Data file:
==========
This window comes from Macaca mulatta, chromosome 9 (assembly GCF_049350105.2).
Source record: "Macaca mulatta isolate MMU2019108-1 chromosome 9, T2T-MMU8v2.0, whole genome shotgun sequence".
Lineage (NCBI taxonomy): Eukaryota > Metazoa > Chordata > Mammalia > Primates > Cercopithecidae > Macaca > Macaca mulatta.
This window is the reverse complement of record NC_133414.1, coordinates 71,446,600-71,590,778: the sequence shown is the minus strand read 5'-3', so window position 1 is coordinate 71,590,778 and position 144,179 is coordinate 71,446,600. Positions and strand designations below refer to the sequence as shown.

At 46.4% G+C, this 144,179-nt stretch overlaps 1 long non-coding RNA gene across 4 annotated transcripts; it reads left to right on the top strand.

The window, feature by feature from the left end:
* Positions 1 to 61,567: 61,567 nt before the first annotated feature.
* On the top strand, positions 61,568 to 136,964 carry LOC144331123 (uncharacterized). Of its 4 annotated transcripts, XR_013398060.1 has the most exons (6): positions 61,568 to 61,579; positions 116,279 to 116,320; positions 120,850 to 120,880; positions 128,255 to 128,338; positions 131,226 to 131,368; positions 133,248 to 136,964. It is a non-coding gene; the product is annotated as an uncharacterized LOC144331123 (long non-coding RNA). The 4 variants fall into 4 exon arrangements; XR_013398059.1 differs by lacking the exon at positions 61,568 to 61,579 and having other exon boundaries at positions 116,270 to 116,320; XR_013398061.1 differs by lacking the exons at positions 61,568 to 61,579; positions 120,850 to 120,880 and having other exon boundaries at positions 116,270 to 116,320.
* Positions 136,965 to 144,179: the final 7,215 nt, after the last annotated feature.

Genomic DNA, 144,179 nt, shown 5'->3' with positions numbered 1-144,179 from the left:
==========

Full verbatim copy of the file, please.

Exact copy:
This window comes from Macaca mulatta, chromosome 9 (assembly GCF_049350105.2).
Source record: "Macaca mulatta isolate MMU2019108-1 chromosome 9, T2T-MMU8v2.0, whole genome shotgun sequence".
Lineage (NCBI taxonomy): Eukaryota > Metazoa > Chordata > Mammalia > Primates > Cercopithecidae > Macaca > Macaca mulatta.
This window is the reverse complement of record NC_133414.1, coordinates 71,446,600-71,590,778: the sequence shown is the minus strand read 5'-3', so window position 1 is coordinate 71,590,778 and position 144,179 is coordinate 71,446,600. Positions and strand designations below refer to the sequence as shown.

At 46.4% G+C, this 144,179-nt stretch overlaps 1 long non-coding RNA gene across 4 annotated transcripts; it reads left to right on the top strand.

The window, feature by feature from the left end:
* Positions 1 to 61,567: 61,567 nt before the first annotated feature.
* On the top strand, positions 61,568 to 136,964 carry LOC144331123 (uncharacterized). Of its 4 annotated transcripts, XR_013398060.1 has the most exons (6): positions 61,568 to 61,579; positions 116,279 to 116,320; positions 120,850 to 120,880; positions 128,255 to 128,338; positions 131,226 to 131,368; positions 133,248 to 136,964. It is a non-coding gene; the product is annotated as an uncharacterized LOC144331123 (long non-coding RNA). The 4 variants fall into 4 exon arrangements; XR_013398059.1 differs by lacking the exon at positions 61,568 to 61,579 and having other exon boundaries at positions 116,270 to 116,320; XR_013398061.1 differs by lacking the exons at positions 61,568 to 61,579; positions 120,850 to 120,880 and having other exon boundaries at positions 116,270 to 116,320.
* Positions 136,965 to 144,179: the final 7,215 nt, after the last annotated feature.

Genomic DNA, 144,179 nt, shown 5'->3' with positions numbered 1-144,179 from the left: